I make reference to Minister Wyatt at the table. Minister, I've recently been in the Northern Territory and northern Western Australia as part of the Joint Select Committee on Constitutional Recognition of Aboriginal and Torres Strait Islander Peoples. At every single hearing we've gone to, we've been talking about education and making it accessible. This is a problem in regional Victoria, in regional New South Wales and in our more isolated areas, but we specifically know it's a problem with our Aboriginal and Torres Strait Islander peoples. One size is not fitting all. I am absolutely sure that the answer is not only to have a solution for Aboriginal and Torres Strait Islander people. We need to have a solution that's place based, that works with all our communities. My effort today with this legislation is to say that a commissioner is a really good place to start, and I ask the help of the minister at the table to bring it to the attention of his colleagues as one important step in moving forward. I've spoken to both the Minister for Regional Development, Territories and Local Government and the Minister for Education and Training about this, because, of course, they've got the Halsey review in front of them, and we're looking for the government response to it. So here's a really important opportunity that government could take to move it forward.
I also acknowledge colleagues in the gallery. This bit of legislation has been well circulated through the university sector to the G8s, to the RUN universities, to La Trobe and to CSU. It's got the widespread support of my community and the education sector, because the education industry understands that, if you don't actually pay attention to rural and regional education, if you just make it compete with the cities, then we lose it. Certainly, in my local papers, there's been enormous publicity recently around the problems that our universities in Albury Wodonga are facing: '"Must try harder": government failing regional universities' and 'Education cuts ring alarm bells in regions'. So we've got a significant problem there that we must address.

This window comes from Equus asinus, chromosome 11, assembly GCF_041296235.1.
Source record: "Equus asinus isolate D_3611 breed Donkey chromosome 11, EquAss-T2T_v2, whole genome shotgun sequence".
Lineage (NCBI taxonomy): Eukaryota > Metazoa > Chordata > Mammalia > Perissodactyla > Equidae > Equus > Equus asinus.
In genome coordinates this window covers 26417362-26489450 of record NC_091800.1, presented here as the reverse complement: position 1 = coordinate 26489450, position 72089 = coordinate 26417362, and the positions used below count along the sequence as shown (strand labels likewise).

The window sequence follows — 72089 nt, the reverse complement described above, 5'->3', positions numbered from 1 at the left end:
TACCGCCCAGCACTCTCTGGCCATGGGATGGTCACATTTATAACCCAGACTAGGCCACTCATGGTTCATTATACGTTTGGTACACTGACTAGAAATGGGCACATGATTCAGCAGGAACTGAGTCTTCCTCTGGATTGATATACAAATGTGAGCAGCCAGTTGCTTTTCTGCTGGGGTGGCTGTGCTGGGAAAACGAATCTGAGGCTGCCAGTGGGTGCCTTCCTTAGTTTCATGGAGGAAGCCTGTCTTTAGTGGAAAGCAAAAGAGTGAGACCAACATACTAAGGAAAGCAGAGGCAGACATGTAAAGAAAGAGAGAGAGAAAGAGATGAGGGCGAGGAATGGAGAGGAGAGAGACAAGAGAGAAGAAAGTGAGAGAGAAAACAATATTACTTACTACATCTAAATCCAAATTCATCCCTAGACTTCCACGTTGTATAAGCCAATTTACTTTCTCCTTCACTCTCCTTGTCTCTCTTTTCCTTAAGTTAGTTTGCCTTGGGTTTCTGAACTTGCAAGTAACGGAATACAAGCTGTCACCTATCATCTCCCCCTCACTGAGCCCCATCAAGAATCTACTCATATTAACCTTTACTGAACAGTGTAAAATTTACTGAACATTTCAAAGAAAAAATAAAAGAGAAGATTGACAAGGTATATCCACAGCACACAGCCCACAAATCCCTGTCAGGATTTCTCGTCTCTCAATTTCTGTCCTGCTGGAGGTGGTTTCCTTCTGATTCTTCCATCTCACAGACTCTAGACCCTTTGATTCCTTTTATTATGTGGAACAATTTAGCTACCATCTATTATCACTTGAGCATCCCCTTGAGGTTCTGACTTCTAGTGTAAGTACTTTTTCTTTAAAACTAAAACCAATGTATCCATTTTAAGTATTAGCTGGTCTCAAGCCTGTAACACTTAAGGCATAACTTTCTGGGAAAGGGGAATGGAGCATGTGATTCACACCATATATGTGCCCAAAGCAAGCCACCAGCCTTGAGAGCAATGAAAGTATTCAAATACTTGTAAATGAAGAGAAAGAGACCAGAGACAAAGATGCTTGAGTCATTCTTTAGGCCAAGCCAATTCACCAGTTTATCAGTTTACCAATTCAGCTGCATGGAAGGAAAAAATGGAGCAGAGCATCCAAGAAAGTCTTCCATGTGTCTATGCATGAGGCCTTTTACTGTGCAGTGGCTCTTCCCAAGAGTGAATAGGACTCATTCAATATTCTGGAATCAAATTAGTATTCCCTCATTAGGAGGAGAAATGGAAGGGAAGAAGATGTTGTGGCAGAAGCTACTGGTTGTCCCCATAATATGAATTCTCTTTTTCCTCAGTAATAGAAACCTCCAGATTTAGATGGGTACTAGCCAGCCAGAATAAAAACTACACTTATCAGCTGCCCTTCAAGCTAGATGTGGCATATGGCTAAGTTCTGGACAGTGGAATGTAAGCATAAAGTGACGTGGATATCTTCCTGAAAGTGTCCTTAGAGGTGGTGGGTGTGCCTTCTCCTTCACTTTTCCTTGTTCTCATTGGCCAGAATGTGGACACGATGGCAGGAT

For me, not only is the data there and not only are the universities saying we must do more but the call is from my community. As I've said recently in this parliament, I've undertaken the 2018 budget survey, and the overwhelming response to that survey is the importance of education: 10.33 per cent of respondents ranked it as the second most important issue, but 81 per cent of respondents ranked education and training as very important and only 0.21 per cent of the 1,000 people who filled in the survey said it was not important. Just let me give you a couple of quotes. In Benalla: 'Tertiary education for country students, the extra costs associated with having to travel and or move to another facility.' In my electorate of Indi, I've got universities in Wodonga and an outreach in Wangaratta, way up to the north. But for everybody else in the community they've actually got to leave home. Not only is there the dislocation of that going to the university but there are the expenses incurred with it and the enormous difficulty that we face. So I'm hoping that this commissioner will be able to do the on-ground work that's needed to advise the government on how we could actually get a decent strategy happening so that we solve the problems in the location where they are.
I'm talking to the minister for education about his regional hubs. I think he funded eight in the budget, and applications are currently open. But we should be having higher education hubs in almost every single town in the country. Just like we've got high schools in country towns, we need to have university hubs, not just for young people but so all the training can happen. While we've got a fantastic system of telehealth, we don't have a fantastic system of tele-education, and it's one important aspect that this commissioner could work with.
Let me go back to Wangaratta, with one of the quotes I got: 'Because country students are at a distinct disadvantage to city students who can stay living at home. Not all courses are available in the country. Much higher living costs, stresses.' The students need to work as well as study to make the money, and they've got less time to study. The flow-on effects are the high rate of students not continuing their courses, but there's also a particular problem we have of kids taking gap years and then not going on because they need the money.
Just in closing, my call to action, really, to the government is: you've got to pay attention to rural and regional Australia. To my community: we really need to get behind this effort. Maybe, if we can't get the government to have a strategy, my call to action is: let's have an Indi strategy on higher education. Let's make this an election issue. Let's really take it up to the Liberal Party and the National Party at the next election and say: well, what is their approach to rural and regional education right across Australia? It has not been an electorate issue. It really needs to be, and we really need to see my colleagues opposite. I say particularly to the National Party that they need to stand up. They not only need to support a strategy but actually need to come out with policies to say what they're going to do about the enormous inequality that we experience in the regions with education.
The DEPUTY SPEAKER ( Mr Rob Mitchell ): Is the motion seconded?
Mr Wilkie: I second the motion for the second reading of the member for Indi's excellent bill and reserve my right to speak.